Sunday, January 31, 2010

January Recap

12 Features
The Seventh Seal (Bergman)
Through a Glass Darkly (Bergman)
Winter Light (Bergman)
The Silence (Bergman)
Invictus (Eastwood)
C.S.A.: The Confederate States of America (Willmott)
Blast of Silence (Baron)
The Adventures of Robin Hood (Curtiz)
Halloween 2 (Zombie)
The Big Lebowski (Coen)
Inglourious Basterds (Tarantino)
The 7th Voyage of Sinbad (Juran)

8 Shorts
Early to Bet (McKimson)
Daring Daylight Burglary (Mottershaw)
Attack on a China Mission (Williamson)
The Big Swallow (Williamson)
Stop Thief! (Williamson)
Fire! (Williamson)
An Interesting Story (Williamson)
Nation's Pride (Roth)

7 Television Episodes
Dr. Who - The Daleks Series

Saturday, January 30, 2010

Ending January

The Adventures of Robin Hood has become one of my daughters' favorite films.  From start to finish, the film promises adventure and delightfully delivers it in every sequence.  Absolutely essential viewing!

The Big Lebowski is such a rich film, offering inexhaustible treasures to all who will submit to its reordering of the world according to His High Dudeness.  I was prompted to rewatch it at home because I saw part of a TV edit version while at work.  I watched in fascination at the censorship that cleaned up some of the language.  "This is what happens when you find a stranger in the Alps!" is one of the funniest dubs I've ever heard.

Halloween 2 is a disappointment, if only because I had my expectations raised a bit.  The way that family and dreams/visions are presented is slightly interesting, but the film is nothing more than another slasher genre picture, giving fans all of the obvious/expected kills they crave.  I confess that I'm not the target audience.  I don't like slasher films and see little worth in them.  I haven't seen any other Halloween film, either originals or remake.  This is also the first Zombie film I've ever submitted myself to.  If this is Zombie at his best, I feel fine continuing to ignore all of his previous output.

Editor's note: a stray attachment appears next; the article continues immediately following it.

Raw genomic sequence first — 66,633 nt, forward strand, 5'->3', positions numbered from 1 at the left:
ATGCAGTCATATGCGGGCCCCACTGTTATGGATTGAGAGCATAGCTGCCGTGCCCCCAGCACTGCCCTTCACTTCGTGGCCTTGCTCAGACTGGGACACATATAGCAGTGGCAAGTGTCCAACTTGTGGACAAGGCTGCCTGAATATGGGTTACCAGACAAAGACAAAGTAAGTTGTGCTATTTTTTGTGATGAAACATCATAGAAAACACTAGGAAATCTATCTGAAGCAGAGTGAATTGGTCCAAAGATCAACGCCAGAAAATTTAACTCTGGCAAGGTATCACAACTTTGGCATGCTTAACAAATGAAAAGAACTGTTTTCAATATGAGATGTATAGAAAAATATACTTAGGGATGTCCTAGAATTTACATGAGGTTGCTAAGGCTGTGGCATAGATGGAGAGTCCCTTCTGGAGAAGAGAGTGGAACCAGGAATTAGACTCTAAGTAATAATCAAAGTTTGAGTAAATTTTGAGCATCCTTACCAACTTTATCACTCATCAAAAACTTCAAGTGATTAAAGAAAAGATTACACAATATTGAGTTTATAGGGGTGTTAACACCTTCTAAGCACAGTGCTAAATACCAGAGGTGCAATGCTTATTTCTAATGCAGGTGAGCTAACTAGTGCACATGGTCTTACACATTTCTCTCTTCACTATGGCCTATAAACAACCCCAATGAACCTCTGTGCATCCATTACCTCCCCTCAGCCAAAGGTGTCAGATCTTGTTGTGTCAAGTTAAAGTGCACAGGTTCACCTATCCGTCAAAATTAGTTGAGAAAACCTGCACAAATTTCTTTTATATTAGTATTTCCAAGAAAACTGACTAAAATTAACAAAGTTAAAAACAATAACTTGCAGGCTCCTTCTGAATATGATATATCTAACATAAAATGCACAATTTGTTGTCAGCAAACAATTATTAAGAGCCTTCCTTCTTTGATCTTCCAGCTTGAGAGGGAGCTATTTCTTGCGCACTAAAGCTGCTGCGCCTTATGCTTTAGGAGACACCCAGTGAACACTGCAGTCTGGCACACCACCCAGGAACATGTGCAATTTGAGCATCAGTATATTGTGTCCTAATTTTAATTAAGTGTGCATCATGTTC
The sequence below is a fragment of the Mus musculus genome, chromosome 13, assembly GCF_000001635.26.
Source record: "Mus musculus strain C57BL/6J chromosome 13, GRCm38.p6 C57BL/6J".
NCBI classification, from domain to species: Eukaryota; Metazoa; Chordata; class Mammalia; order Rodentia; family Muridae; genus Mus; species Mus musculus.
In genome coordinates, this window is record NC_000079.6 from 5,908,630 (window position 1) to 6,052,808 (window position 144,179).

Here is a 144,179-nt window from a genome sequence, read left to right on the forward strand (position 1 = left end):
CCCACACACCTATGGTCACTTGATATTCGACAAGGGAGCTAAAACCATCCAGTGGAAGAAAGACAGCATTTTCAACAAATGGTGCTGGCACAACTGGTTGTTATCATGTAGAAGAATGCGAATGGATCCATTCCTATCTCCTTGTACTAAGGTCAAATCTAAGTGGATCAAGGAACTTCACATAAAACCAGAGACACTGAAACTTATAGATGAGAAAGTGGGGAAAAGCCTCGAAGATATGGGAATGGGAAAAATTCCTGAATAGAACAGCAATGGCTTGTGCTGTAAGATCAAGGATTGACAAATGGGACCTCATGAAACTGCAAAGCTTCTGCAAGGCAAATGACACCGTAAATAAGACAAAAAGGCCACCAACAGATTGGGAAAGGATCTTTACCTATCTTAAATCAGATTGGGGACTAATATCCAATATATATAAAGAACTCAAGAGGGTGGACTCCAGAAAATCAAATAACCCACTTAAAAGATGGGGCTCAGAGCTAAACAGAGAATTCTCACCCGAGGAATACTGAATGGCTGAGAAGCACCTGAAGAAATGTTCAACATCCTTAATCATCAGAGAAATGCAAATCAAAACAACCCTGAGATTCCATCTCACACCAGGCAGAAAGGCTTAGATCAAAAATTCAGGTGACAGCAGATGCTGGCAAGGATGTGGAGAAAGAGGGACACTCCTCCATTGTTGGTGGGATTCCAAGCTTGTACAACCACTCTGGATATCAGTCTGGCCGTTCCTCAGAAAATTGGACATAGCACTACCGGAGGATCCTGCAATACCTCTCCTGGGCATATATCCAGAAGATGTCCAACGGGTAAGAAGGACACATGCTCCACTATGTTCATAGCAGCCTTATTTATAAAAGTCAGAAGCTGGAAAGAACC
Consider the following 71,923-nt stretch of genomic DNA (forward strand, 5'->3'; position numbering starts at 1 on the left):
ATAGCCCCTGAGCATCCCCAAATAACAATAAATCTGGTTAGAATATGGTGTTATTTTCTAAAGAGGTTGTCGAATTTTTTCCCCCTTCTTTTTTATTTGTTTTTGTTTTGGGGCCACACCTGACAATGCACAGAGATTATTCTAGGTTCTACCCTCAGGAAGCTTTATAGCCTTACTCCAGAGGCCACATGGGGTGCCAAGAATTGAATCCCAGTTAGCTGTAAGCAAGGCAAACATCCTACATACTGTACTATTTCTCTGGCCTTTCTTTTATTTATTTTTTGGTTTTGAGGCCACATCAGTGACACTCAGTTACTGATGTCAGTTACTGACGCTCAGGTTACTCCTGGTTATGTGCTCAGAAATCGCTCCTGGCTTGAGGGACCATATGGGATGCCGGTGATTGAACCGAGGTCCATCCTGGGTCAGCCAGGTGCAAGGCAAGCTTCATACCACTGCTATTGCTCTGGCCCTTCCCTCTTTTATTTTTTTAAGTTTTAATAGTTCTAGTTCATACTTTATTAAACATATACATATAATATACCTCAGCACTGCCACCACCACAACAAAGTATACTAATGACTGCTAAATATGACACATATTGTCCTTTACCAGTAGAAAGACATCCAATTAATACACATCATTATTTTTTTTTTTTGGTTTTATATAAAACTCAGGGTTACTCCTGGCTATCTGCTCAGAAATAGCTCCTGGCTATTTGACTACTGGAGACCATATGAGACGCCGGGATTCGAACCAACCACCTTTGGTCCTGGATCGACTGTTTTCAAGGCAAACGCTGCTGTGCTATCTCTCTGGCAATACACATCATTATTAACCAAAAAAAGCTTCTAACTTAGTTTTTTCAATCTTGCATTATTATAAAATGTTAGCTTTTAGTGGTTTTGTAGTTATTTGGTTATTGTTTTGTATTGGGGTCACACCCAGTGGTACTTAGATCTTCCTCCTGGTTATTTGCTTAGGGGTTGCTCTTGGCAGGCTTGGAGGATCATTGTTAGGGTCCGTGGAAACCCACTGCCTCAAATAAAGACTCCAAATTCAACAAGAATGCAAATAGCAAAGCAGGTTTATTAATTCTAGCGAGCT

Inglourious Basterds is just as good at home on DVD.  I've spent the money now to rent it.  I'm waffling on whether or not to buy a copy.  Maybe when Hollywood Video starts selling copies for $5 a year from now.  

The entire short film Nation's Pride, included on the disc, is worth watching.  It's a lot funnier than I thought it would be.

The 7th Voyage of Sinbad is a movie that I loved when I was younger.  Now, my daughters have seen it and have become exposed to the genius of Harryhausen.  The look of awe and wonder on Annie's face at the beginning of the film when the cyclops first appears was enough to make a father proud. Millie is fast becoming a more sophisticated viewer.  I especially love when she'll point at a frame and let me know that she loves the composition of the shot (though she doesn't use those words).  She'll also often comment on when she thinks the music is especially appropriate.   Susie is way too impressed by all of the gushy romance, but I don't mind too much if she builds up expectations for impossibly chivalrous gentleman.  Little Pip still just squawks through movies.

Wednesday, January 27, 2010

Conversations 2010 #3

Conversations 2010 #3

Brandon, I'm trying to figure out what sort of fundraiser I need to plan to get you money for a new computer.  I hope you get one soon.  I'm glad that you seem to have found a way to post more often.  I hope you don't get "called into the office."

I'm only throwing this out there, but maybe Tara is not watching many films with you because you're watching Halloween 2 and The White Ribbon and others like those.  :)

I enjoyed the Lifeboat snd Saboteur reviews.  Two "minor" Hitchcock pictures that I've been meaning to check out for a while now.

I couldn't agree more with the Tarantino/Godard bit.  From the very beginning, Tarantino has been aping Godard (quite publicly- his production company is named A Band Apart for crying out loud) and reaping great benefits from it. The reason this works is because Tarantino is always very much his own man even when he shamelessly steals from his heroes.  Just like Godard kept trying to make a Hawks film and discovered that he couldn't make anything other than a Godard film.  

As far as Truffaut goes, I have to stay shamedly silent.